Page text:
I don't remember anyone at Upper Darby High School bragging about "boofing."

I don't remember kids having access to enough money, cars, lawyers, and booze to turn summers into an eternal bar crawl with few to zero consequences.

I remember instead a modest suburban Philadelphia public school in the 1980s where kids were learning that life was no-nonsense. What I did not know was that kids in upper-crust suburbs were living by another set of life rules entirely.

I can thank Brett Kavanaugh for that teaching moment.

While Kavanaugh lifted weights, and partied in suburban Washington, we at UDHS were working at laundromats, Dairy Queen, the Springfield Mall. Luckier ones were at Shore houses — but working as waitresses to pay the rent. Of the 2,400 kids at my school, not one, I can assure you, was pegged, by virtue of our parents' wealth or connections, as destined to run this country, its corporations, its courts.

And that's too bad. Because more than a few members of this prep-school crowd, from what I'm hearing even here in Philadelphia, are a danger to our democracy.

The Kavanaugh Supreme Court debacle is an outrage for many reasons. But the ribald excess and lawbreaking by upper-crust kids like him at Georgetown Prep, the  zero consequences for bad actions, have gnawed on me. I know this same thing is going on in the Lower Merions, Radnors, Haddonfields, too.

What makes it a problem is that teenagers in these places are being groomed, through their connections, to assume powerful positions in adulthood.

"There are drug problems at every single school on the Main Line," said a dad I've known for some time now, a financial-industry guy. He asked to speak anonymously. No wonder. It's an open secret in some of these towns that power-player parents file lawsuits to keep the tawdry transgressions of their kids under wraps.

"The richer the school," he told me, "the more likely you're going to have party drugs."

This dad is 52. He coaches sports. He has kids still in or just out of some of the Main Line's most prestigious schools. He partied his butt off as an affluent kid a generation ago. He's a year younger than Kavanaugh, he tells me. He knows Kavanaugh's type, he says. He used to party with guys like that south of Baltimore.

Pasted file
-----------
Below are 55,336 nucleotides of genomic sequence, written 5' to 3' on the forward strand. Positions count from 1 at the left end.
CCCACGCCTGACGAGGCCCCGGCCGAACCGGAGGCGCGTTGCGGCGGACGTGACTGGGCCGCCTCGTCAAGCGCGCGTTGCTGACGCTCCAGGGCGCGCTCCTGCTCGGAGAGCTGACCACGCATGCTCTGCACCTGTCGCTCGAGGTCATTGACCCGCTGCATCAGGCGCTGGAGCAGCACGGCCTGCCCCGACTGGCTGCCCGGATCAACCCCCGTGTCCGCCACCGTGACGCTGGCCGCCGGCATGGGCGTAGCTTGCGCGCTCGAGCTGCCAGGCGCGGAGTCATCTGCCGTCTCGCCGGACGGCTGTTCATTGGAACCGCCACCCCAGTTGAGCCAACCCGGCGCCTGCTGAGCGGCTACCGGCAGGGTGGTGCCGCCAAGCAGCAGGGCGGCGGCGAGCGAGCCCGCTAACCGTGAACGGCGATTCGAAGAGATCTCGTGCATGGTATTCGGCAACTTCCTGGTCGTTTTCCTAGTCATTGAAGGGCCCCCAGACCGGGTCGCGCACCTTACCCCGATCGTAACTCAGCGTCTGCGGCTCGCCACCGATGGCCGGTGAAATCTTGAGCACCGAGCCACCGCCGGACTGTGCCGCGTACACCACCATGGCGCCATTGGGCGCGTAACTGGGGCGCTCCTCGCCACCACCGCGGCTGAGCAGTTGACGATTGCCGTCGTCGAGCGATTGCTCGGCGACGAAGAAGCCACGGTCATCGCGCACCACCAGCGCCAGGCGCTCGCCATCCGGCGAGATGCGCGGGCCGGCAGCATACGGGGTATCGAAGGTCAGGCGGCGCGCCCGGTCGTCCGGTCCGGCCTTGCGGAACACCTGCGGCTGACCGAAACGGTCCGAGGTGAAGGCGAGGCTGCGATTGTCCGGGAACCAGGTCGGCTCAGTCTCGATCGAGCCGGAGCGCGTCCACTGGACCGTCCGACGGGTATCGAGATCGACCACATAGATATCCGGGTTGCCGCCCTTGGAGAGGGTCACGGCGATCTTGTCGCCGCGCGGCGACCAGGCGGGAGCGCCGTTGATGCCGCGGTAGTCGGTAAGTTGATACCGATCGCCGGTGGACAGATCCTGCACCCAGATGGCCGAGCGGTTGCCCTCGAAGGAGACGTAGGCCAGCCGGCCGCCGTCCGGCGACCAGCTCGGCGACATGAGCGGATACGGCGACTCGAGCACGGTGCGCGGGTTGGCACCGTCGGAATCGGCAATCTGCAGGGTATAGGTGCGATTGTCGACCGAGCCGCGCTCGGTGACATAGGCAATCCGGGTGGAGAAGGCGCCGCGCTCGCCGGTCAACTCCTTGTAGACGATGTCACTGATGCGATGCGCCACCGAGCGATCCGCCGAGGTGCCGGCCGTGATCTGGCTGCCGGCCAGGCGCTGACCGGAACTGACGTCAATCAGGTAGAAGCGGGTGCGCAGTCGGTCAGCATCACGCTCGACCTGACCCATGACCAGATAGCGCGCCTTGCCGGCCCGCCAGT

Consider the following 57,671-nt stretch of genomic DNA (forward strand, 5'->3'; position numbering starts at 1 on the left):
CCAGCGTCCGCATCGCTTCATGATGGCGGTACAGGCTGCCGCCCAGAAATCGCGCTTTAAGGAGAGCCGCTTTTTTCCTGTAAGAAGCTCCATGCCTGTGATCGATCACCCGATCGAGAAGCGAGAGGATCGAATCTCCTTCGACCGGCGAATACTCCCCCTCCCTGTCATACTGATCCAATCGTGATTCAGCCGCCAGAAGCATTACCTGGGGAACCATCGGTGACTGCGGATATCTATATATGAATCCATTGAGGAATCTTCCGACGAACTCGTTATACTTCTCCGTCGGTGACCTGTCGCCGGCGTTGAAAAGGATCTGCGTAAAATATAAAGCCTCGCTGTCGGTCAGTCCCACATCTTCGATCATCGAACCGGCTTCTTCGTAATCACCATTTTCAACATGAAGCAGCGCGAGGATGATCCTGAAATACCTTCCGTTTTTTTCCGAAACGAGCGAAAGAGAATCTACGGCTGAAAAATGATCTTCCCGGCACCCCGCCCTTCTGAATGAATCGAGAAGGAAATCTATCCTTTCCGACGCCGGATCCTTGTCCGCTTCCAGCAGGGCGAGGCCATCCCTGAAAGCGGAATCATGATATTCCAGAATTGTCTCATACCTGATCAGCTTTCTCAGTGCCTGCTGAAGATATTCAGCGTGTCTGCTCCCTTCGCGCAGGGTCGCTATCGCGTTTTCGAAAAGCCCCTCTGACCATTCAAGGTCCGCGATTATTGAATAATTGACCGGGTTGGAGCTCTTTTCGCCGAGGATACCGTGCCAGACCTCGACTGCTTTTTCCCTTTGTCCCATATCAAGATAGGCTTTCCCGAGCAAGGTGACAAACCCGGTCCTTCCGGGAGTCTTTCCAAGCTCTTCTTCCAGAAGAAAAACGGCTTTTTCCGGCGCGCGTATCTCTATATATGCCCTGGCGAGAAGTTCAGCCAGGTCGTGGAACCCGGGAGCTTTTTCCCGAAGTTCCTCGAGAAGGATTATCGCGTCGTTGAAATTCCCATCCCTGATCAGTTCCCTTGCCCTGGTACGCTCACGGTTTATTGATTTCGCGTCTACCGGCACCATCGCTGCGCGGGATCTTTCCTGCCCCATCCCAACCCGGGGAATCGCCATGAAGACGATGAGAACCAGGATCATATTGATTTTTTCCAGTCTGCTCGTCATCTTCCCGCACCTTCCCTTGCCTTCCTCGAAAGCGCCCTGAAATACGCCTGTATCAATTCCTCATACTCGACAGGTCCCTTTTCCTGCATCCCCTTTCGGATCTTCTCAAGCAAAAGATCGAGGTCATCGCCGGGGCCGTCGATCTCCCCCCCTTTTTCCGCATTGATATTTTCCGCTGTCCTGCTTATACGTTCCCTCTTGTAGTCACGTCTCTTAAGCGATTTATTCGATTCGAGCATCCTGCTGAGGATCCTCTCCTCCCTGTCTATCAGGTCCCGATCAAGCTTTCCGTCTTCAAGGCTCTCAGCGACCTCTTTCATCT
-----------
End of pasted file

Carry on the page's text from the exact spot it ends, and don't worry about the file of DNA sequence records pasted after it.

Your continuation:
He says parents today who got away with murder themselves as entitled teens are doing the same — and worse — for their own kids today.

Remember how, in 2007, a group of kids in upper-income Haddonfield trashed a house? They caused $18,000 in damage. Someone defecated on a Steinway grand piano; someone ejaculated onto stuffed animals; a urine-filled Super Soaker was used on upholstered furniture.

This is one of New Jersey's most affluent school districts.

One parent had the gall, as my former colleague Monica Yant Kinney reported at the time, to gripe before a judge that her guilty son "had 'suffered' from 'gossip and lies.' "

How about 2014 in Montgomery County? Prosecutors there busted a Main Line prep-school drug ring. Dealers included teens from Lower Merion, Conestoga, Harriton, and Radnor High Schools, as well as the Haverford School.

Testing boundaries and breaking rules is not a character killer in high school. We know there are good kids in the mix along with the bad. But we are talking about toxic behavior among a sliver of elite kids who, because our economy is hollowing out the middle class, increasingly are the odds-on favorites to be America's leaders and policymakers.

If they learn in high school and college that their tribe can break rules with no consequences, won't they be tempted to view the world at large through a similar lens as adults? It stands to reason that they would strive to protect their tribe while punishing others. That is, after all, how the rules work, right?

Former Radnor Police Superintendent Bill Colarulo formed a drug unit in the affluent township seven years ago. He made sure that two cops on the team could pass as high schoolers. He couldn't believe what crawled out of the woodwork.

"They were so busy handling narcotics arrests that we had to expand the unit," he said. "I was amazed."

They were busting mostly young people.

Kids, I'm afraid, who could one day be a Supreme Court justice.